Four-time Olympic gold medalist Simone Biles is speaking out about her return to the mat for the 2021 Games.
Glamour reports that Biles, in conversation with Today host Hoda Kotb, revealed that a large factor in her decision to compete had to do with her desire to represent other survivors of sexual assault and sexual abuse. You may recall Biles’ own experience with sexual abuse at the hands of former USA Gymnastics and Michigan State doctor Larry Nassar, an experience shared by the dozens of fellow gymnasts in the USAG. As of February of last year, Biles was still calling on USA Gymnastics and U.S. Olympic and Paralympic Committee (USOPC) to open an independent investigation into Nassar’s wrongdoing.
Biles told Kotb: “I knew I had more to give to the sport for myself and I felt like I had a purpose. God called me. I just feel like [with] everything that happened, I just had to come back to the sport, to be a voice, to have change happen. I feel like, if there weren’t a remaining survivor in the sport, they would have just brushed it to the side. But since I’m still here and I have quite a social media presence and platform, they have to do something. So I feel like coming back, gymnastics just wasn’t the only purpose I was supposed to do.”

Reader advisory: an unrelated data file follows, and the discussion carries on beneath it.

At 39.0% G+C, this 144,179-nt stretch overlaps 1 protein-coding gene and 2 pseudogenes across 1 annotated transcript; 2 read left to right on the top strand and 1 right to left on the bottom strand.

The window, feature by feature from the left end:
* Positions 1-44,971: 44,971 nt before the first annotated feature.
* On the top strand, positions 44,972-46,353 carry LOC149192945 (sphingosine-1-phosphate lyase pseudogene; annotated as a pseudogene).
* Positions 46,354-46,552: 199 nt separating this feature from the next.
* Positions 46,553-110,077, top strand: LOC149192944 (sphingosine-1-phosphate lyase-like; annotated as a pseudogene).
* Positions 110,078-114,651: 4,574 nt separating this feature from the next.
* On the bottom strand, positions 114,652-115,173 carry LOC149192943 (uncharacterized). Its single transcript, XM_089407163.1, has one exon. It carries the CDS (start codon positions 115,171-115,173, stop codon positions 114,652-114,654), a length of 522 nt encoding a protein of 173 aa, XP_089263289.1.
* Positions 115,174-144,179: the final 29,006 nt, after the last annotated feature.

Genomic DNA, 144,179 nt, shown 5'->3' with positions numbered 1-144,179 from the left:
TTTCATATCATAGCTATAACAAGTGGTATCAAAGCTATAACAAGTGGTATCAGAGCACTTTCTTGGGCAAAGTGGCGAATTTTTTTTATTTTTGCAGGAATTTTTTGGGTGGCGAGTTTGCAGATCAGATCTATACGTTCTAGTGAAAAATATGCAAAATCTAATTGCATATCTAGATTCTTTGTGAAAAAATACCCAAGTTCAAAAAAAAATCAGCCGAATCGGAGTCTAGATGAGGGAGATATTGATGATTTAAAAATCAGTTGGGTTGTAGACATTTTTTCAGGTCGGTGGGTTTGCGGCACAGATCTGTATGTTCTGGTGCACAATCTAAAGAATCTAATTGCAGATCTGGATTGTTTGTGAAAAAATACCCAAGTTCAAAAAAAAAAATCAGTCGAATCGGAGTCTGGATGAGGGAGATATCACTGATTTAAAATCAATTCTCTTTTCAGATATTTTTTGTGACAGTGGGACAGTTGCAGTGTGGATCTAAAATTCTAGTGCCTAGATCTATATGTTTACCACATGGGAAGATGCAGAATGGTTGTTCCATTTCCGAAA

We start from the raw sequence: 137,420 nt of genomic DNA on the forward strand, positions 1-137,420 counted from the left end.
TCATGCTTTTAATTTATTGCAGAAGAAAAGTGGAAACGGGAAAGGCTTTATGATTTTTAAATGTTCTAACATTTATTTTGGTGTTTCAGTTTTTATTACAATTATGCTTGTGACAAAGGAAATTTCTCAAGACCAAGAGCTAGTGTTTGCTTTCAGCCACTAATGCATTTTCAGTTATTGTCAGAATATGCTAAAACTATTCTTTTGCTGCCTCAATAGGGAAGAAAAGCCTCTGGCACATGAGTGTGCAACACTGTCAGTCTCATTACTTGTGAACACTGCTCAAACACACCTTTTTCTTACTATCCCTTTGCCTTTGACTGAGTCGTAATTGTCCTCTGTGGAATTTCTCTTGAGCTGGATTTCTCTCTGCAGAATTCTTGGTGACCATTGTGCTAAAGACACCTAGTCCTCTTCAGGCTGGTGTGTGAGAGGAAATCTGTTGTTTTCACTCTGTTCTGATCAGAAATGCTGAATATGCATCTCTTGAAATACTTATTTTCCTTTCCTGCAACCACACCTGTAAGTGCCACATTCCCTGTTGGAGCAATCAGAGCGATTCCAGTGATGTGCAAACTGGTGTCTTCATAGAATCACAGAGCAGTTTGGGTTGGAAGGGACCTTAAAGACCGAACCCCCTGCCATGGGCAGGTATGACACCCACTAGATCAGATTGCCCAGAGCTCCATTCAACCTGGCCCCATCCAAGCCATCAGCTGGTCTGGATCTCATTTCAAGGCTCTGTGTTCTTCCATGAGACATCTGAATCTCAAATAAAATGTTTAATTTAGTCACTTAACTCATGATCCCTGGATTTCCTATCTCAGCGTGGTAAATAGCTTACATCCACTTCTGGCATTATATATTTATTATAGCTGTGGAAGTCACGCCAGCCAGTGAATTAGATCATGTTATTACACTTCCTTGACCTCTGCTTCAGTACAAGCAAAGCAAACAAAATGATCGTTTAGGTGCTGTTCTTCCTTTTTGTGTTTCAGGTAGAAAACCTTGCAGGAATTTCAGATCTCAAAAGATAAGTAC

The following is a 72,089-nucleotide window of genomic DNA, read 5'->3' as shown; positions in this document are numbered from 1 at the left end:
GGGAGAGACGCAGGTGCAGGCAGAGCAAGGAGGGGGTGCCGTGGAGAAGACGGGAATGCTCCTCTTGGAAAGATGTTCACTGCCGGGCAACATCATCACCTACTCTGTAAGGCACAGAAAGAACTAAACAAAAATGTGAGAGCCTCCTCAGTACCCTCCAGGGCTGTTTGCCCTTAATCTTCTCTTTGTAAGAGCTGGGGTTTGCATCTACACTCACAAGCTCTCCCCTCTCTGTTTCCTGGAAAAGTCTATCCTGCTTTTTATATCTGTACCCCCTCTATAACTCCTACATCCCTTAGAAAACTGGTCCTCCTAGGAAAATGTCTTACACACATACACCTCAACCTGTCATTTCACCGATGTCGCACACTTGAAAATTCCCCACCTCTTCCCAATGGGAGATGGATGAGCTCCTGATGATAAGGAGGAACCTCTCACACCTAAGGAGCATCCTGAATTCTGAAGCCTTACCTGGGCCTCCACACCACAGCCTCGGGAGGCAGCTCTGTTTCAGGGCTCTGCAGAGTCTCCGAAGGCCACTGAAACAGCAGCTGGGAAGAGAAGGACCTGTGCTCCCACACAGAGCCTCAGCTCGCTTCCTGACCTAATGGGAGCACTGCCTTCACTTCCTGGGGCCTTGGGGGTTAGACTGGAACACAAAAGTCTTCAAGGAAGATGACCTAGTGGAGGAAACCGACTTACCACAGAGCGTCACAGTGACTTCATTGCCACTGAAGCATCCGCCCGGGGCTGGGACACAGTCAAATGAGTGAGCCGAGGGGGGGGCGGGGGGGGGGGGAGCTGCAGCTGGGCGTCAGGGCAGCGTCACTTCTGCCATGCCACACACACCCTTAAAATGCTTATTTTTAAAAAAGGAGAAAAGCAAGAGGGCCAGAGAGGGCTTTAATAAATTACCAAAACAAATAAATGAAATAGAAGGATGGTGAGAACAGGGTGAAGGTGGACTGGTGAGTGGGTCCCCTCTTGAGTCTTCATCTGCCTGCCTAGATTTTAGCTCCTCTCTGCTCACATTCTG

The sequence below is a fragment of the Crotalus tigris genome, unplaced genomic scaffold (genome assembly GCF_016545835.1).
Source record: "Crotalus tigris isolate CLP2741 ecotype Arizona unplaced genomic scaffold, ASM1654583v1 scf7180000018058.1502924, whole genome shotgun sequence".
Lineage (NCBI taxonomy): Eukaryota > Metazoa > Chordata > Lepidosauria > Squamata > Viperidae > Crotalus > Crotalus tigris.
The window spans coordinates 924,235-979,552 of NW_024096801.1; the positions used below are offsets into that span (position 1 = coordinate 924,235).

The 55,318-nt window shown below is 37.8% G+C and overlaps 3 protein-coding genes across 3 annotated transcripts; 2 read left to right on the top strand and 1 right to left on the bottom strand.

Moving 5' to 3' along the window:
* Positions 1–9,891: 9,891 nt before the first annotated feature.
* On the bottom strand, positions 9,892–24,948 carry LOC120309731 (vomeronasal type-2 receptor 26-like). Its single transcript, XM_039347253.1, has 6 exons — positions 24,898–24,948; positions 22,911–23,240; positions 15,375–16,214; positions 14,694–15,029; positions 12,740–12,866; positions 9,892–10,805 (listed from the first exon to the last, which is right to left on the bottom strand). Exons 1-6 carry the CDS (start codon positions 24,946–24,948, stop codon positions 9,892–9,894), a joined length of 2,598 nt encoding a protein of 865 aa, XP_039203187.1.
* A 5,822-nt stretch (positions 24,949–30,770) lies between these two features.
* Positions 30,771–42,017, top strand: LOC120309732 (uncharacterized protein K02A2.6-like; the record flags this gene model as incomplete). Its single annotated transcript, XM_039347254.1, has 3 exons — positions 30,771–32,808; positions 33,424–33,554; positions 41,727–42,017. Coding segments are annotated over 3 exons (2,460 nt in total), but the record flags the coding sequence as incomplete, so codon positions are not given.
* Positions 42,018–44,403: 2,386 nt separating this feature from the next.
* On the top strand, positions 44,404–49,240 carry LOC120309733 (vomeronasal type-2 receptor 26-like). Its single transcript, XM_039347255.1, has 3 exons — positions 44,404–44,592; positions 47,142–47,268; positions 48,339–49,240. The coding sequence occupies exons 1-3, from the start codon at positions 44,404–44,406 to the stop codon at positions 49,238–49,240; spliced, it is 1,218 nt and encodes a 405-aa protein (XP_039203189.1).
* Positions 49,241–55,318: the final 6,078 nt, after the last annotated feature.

Biles has also been lending her support and voice to another worthy cause: the Black Lives Matter movement. In a recent interview with The Guardian, Biles explained that her initial hesitance to publicly show support for the cause in years prior had more to do with the possible opinions of gymnastics coach Marta Karolyi. Now, she realizes that using your voice for change, regardless of what anybody thinks, ultimately serves the greater good and for a larger purpose.
Now that I’ve kind of found my voice, I feel like not only can it benefit me, the team, and the people that are supporting and advocating for, but it kind of helps everybody and people get to see a little bit of who you are just besides an athlete and what you stand for.
She added in part, “So it’s been really exciting, but, it wasn’t easy to find my voice or to put it out there because it’s a little bit scary about what people are going to say. Because at the end of the day, a lot of people are like, ‘Oh, you’re an athlete.’ But we’re not just athletes but people, too. And we have a right to speak up for what we believe in.”
The month of April is observed as National Sexual Assault Awareness Month. If you or someone you love is looking for support or advice, please contact 800-656-HOPE to chat with a trained support specialist.